Sunday, June 26, 2011

Tragedy: Indian vs. Indian, Hindu vs. Hindu, Caste vs. Caste

Have you come across the news that I am writing about? It appeared on page 6 of the Chennai Edition of the Indian Express yesterday (June 25). It is absolutely shocking and hard to believe. Some of the details for the report are provided by Evidence, a Madurai (TN) based NGO.

Patchirajan, 48 years old Dalit, had gone to a pump on his motorcycle to put in petrol. Just behind him came a caste Hindu named Muthu from a neighbouring village in a van. He wanted to be served first. But Patchirajan objected since he had arrived ahead of the other. Muthu referred to Patchirajan's caste and abused him and hit him with an iron rod.

That was not the end.

Muthu must have got back into his van quickly and started it because the report says that he rammed the motorcycle with his vehicle. When the Dalit fell off, the van was driven over him. That was the end for Patchirajan. He succumbed to the injuries en route to the hospital. He is survived by his wife, son and daughter.

Muthu has been arrested for wilful murder under the Prevention of Atrocities Act and remanded to police custody. A spokesman of Evidence asserts that in such cases the culprits should be charged under every law which can be applied and not only murder.

One of my most read blog posts is Caste System: Is Kerala still a madhouse? Visiting Kerala a century back Vivekananda Swamy felt that he had wandered into a lunatic asylum. Another relevant blog post of mine is The Caste Wall Story

One feels so sad reading such news. Centuries pass but some people do not allow certain systems to go through necessary changes. If the question ‘What is Karma?’ is asked, they would not know the answer that it is a path to reach Brahman. Are they high caste or low caste?

Corruption is bad, communalism is terrible and campaigning against such evils is really noble. But what about casteism? Chaturvarna was never meant to generate clashes between social divisions. Anyway its rigidity and significance have naturally transformed with the passage of time.  

Is there some true Gandhian around to initiate a crusade? Educate the ‘high caste’ and ‘low caste’ that all of them have equal rights under the laws of India. That is unlikely because of political and other considerations. Counting the potential votes first is what matters to the netas.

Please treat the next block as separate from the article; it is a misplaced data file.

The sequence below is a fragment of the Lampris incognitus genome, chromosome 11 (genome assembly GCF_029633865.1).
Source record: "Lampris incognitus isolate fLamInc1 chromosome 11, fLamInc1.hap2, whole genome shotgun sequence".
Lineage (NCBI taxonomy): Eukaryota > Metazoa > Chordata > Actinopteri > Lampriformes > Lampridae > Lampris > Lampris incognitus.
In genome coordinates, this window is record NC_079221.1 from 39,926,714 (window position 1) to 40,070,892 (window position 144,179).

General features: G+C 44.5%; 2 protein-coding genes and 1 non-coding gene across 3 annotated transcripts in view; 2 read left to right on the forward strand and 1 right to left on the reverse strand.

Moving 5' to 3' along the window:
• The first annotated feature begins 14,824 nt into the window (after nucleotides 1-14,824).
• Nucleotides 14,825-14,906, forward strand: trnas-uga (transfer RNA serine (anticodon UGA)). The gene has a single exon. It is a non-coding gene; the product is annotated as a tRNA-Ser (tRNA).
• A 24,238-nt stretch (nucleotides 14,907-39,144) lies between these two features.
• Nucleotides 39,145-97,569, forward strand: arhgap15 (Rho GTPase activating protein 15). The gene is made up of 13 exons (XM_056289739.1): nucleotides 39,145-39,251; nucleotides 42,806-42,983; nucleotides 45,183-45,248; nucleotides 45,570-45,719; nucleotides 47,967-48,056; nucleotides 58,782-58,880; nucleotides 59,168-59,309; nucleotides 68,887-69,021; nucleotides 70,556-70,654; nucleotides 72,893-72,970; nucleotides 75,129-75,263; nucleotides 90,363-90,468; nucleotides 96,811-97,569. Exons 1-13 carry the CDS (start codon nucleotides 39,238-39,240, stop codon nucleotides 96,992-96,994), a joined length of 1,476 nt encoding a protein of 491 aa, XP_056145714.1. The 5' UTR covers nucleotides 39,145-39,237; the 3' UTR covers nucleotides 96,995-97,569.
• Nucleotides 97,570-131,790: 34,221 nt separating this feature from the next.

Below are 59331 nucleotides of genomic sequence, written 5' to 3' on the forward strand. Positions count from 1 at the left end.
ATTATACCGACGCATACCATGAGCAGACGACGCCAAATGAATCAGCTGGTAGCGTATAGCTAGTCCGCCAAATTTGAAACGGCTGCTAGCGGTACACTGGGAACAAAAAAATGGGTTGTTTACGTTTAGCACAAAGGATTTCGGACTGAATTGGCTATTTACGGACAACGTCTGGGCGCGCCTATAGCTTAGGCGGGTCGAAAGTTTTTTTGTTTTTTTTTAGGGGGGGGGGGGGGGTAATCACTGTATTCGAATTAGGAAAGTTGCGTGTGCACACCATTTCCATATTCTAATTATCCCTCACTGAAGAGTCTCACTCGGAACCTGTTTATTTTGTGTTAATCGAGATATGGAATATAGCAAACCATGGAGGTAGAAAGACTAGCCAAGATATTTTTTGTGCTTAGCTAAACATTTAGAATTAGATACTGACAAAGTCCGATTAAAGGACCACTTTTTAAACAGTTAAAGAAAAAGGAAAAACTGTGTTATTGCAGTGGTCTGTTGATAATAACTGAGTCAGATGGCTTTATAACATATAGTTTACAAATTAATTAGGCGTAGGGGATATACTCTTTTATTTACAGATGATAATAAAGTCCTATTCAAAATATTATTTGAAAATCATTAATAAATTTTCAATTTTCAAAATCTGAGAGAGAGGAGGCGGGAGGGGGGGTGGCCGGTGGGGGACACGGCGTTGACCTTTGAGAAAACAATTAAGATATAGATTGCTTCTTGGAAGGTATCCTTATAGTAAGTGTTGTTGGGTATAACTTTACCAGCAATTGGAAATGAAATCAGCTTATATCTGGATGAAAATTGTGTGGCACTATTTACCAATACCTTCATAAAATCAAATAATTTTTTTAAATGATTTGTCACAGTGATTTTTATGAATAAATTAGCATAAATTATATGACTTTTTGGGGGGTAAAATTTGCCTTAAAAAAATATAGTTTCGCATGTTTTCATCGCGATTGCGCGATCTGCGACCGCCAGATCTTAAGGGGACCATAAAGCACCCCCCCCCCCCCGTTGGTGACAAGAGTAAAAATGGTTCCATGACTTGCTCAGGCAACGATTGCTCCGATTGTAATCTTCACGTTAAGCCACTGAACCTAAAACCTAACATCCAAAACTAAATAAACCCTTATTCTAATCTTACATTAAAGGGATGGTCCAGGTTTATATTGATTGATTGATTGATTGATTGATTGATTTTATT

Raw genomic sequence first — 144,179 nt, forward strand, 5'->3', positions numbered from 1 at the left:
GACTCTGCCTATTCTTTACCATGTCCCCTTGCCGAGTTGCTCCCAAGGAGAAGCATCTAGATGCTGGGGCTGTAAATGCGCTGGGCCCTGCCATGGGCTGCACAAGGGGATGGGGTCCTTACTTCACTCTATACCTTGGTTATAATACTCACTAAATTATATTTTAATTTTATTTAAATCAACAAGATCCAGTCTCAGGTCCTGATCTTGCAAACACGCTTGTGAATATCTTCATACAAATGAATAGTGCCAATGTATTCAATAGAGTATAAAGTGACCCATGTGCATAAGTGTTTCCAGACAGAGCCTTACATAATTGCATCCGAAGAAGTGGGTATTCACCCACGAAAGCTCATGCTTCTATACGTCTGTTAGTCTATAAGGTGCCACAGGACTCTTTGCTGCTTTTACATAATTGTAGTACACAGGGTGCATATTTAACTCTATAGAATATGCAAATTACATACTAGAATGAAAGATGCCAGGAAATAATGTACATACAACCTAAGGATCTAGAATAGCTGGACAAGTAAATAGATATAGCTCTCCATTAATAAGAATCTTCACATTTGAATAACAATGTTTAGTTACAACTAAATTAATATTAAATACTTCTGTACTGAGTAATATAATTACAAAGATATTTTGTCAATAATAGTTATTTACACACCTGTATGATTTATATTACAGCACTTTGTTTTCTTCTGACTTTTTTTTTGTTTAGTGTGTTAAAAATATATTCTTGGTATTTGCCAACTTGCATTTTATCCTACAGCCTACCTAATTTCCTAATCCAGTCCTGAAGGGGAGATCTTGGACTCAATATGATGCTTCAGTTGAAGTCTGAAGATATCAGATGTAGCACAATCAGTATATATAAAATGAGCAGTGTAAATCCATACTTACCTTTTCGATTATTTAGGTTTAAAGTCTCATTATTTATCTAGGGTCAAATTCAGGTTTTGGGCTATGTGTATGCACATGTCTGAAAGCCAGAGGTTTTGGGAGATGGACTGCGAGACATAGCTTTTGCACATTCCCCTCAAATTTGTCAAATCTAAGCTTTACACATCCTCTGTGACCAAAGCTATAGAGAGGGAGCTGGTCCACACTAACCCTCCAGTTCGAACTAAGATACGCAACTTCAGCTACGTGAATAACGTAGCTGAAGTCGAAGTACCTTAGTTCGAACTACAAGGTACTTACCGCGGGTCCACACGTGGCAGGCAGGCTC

But the schools can hopefully do something effective provided there is ample government support ignoring political platforms. Teach the children about Chaturveda objectively, not as part of Hindutva, but as history, as a system that has undergone transformations over the millenniums and would absorb more changes. Today there are Dalits who are not Hindus, even Dalits who are temple priests.

Will the Muslims and Christians go for their guns for teaching “Hinduism” in schools? If some netas feel that they could get political mileage they would tell the people that the subject is part of the cultural history of India and that knowing history is a basis of meaningful life.

Wednesday, June 15, 2011

Saturday, June 4, 2011

Figs – Medicine store in a tree

The photos given below were taken during my last trip to Olavipe. We call the tree athimaram and the fruit athipazham. I am told that in English it is known as Elephant Ear Fig tree or Giant Indian Fig and the botanical name is Ficus auriculata Lour. It grows wild, to about 10m or so height.

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Fig is an ancient fruit tree. Its cultivation is believed to have started two or three millenniums back. There are nearly 800 types of Ficus genus. This in the photo is one. They belong to the mulberry family. Fig is Brahma’s Holy Tree and is also mentioned in the Bible and the Koran. The banyan tree also belongs to this group and therefore is significant to the Buddhists as well. Adam and Eve, it is said, covered their nakedness with fig leaves when they were banished from Eden.

I think the most important fig is Ficus carica Linn [Moraceae]. Its nutritive index is 11 against 9 of apple. It is supposed to contain vitamins and minerals including vitamin A, vitamin B1, vitamin B2, iron, calcium, manganese, phosphorus, sodium, potassium chlorine, Omega 3, Omega 6, calcium, Pectin and so on.

Some of the problems where Ficus carica is said to be helpful include, sexual weakness, smooth labour, lowering cholesterol, preventing coronary heart disease, protect against cancer, effectively control of diabetes, management of hypertension, resisting vision loss in elderly people, and strengthening of bones.  

The fruits are seasonal. But dried fruits are available in shops throughout the year. In fact, 80% of the production is consumed in dry form. In certain cases figs are used as replacement for sugar. They also have an important presence in the confectionery industry.

Fig is truly a wonderful fruit.